The 18th annual ‘Great Backyard Bird Count’ will be from Feb. 13-16, and all are invited to join in by counting birds.
“Counting birds is a fun, free, family-friendly way to discover and help the birds in your community,” reads an announcement.
Also, mark your calendar for the Burien Birdfest, which will happen on Feb. 14, from 11 a.m. to 3 p.m. at Page2 Books. It is free and open to all. Children are welcome.
Page2 Books is located at 457 SW 152nd Street in downtown Burien.
For more information go to gbbc.birdcount.org.

We’re wondering – will someone see (and count) a Seahawk? 🙂

Here’s how to participate:

1. Register for the count or use your existing login name and password. If you have never participated in the Great Backyard Bird Count or any other Cornell Lab citizen-science project, you’ll need to create a new account. If you already created an account for last year’s GBBC, or if you’re already registered with eBird or another Cornell Lab citizen-science project, you can use your existing login information.
2. Count birds for at least 15 minutes on one or more days of the GBBC. You can count for longer than that if you wish! Count birds in as many places and on as many days as you like—one day, two days, or all four days. Submit a separate checklist for each new day, for each new location, or for the same location if you counted at a different time of day. Estimate the number of individuals of each species you saw during your count period.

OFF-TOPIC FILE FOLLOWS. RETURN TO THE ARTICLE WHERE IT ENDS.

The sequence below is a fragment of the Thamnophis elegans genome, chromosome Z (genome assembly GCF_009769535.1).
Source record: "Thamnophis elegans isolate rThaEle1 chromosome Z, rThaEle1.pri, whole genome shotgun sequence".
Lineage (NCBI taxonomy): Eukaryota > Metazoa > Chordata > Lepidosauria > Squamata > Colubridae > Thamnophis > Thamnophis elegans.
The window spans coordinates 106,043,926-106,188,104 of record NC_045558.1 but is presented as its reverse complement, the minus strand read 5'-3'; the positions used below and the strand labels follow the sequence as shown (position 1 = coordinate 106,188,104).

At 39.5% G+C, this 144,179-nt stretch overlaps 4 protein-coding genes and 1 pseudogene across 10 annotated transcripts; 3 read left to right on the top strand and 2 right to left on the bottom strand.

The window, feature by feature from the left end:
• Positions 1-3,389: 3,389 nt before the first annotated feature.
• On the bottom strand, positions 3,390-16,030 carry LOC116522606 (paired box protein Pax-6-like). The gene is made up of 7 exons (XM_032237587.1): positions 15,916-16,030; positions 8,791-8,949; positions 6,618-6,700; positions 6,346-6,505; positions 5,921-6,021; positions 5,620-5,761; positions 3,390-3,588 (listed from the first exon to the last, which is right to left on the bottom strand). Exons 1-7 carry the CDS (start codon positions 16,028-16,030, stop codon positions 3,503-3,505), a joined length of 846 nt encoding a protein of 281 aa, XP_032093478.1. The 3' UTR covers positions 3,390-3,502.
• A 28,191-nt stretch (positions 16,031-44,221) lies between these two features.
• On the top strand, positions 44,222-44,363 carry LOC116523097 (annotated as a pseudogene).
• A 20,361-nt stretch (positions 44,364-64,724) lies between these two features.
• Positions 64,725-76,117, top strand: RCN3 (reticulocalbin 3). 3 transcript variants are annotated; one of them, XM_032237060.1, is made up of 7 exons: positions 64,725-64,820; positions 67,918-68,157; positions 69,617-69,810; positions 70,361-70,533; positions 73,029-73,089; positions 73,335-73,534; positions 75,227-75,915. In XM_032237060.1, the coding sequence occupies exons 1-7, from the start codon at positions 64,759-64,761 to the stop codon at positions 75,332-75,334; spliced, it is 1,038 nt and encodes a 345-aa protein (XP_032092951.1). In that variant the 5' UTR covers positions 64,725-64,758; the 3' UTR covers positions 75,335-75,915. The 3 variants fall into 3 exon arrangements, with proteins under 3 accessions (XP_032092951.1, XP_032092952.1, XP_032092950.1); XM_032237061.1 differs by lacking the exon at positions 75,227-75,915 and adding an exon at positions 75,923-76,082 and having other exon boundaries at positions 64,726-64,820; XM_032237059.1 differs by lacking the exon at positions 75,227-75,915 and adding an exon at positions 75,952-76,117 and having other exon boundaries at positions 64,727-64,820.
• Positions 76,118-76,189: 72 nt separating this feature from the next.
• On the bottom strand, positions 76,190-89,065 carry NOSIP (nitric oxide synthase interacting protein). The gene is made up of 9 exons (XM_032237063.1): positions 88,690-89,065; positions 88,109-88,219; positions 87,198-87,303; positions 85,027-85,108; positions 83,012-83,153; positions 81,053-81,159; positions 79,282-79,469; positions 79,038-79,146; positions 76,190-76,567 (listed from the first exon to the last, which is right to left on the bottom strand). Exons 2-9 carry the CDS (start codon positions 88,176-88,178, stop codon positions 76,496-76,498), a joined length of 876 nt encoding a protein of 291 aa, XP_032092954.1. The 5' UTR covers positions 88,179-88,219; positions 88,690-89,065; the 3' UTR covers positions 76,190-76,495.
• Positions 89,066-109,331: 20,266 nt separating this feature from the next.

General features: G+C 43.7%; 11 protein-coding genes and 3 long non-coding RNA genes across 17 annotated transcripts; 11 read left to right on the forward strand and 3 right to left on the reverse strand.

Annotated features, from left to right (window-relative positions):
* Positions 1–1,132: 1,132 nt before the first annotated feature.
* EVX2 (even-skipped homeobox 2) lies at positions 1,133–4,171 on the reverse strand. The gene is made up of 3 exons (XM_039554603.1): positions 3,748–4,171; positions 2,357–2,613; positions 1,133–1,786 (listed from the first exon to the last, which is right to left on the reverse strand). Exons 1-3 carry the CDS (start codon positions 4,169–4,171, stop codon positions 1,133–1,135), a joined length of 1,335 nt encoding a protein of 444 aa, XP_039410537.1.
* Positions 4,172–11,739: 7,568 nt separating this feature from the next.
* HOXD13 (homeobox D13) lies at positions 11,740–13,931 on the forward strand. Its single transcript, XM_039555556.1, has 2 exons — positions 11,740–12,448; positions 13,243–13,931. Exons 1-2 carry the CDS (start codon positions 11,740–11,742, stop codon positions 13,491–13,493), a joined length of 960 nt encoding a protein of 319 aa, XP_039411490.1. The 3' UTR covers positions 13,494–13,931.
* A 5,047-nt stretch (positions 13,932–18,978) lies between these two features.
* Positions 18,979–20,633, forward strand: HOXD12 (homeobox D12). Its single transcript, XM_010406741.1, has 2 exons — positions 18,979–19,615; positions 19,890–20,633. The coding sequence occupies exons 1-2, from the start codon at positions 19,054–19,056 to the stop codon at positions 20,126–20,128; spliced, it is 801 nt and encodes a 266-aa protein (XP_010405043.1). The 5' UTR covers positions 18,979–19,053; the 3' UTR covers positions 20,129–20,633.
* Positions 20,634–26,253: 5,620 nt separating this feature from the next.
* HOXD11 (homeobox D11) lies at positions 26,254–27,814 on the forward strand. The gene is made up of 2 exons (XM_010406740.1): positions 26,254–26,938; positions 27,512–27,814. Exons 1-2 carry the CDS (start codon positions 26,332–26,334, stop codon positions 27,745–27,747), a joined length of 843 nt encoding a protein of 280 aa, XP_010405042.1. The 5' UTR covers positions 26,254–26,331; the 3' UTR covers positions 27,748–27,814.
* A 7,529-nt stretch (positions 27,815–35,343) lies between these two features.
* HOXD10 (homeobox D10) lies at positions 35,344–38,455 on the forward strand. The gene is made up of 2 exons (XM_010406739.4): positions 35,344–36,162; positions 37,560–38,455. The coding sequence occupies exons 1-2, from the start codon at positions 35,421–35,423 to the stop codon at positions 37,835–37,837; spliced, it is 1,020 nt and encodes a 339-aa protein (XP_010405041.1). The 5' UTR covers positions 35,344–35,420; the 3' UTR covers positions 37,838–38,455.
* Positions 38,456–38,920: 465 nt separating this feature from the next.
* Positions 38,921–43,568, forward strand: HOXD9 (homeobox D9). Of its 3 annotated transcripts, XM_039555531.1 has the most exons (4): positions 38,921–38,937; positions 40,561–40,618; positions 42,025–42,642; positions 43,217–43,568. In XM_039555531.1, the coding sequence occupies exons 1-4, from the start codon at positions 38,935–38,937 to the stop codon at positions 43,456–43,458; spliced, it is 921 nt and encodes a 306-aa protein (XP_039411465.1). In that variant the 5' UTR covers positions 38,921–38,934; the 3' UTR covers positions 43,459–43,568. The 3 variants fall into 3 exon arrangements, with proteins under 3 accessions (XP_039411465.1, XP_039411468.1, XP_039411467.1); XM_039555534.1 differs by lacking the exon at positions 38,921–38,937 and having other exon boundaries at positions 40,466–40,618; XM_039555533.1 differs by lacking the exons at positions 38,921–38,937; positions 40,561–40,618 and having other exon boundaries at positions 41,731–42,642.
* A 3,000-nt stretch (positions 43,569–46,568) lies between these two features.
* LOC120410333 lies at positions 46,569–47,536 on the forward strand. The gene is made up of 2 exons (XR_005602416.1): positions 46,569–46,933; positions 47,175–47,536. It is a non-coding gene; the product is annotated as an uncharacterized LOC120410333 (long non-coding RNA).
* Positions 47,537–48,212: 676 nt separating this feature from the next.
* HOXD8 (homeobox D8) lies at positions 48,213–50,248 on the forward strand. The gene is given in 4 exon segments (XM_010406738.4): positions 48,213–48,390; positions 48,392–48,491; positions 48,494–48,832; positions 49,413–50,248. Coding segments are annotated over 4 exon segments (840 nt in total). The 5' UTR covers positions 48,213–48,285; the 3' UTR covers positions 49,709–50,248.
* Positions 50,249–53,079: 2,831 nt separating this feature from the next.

3. Enter your results on the GBBC website by clicking “Submit Observations” on the home page. Or download the free GBBC BirdLog app to enter data on a mobile device. If you already participate in the eBird citizen-science project, please use eBird to submit your sightings during the GBBC. Your checklists will count toward the GBBC.
 Tools to Get Started

Bird ID Help

Photo Contest Info

So how did bird count days and bird festivals come into being?
At the end of the 1800s, all of the men in small New England towns would gather on Christmas Day and divide up into two teams and do a “side hunt.” They would shoot and kill every bird and mammal in sight. Because the wanton killing process was so bloody, barbaric and unethical, a scientist named Frank Chapman proposed another alternative activity for towns on Christmas Day. Instead of killing everything in sight, why not count the creatures and keep a record of them. Make it a competition to record how many of these creatures they could see and compare results against each of the teams. The first bird count was held on Christmas Day, 1900 and is now called the National Christmas Bird Count.
Today, approximately 2,500 counts are conducted each year at Christmas. More than 1,800 are in the United States and more than 400 in Canada. The rest are held in Central and South America, Bermuda, various Caribbean islands and some Pacific islands, including Hawaii.
Additional Bird Counts happen at other times of the year to track where different migratory species travel to during the year. The Great International Bird Count will happen between February 13-16, 2015. So get a tally sheet and join in the count for your neighborhood in February.


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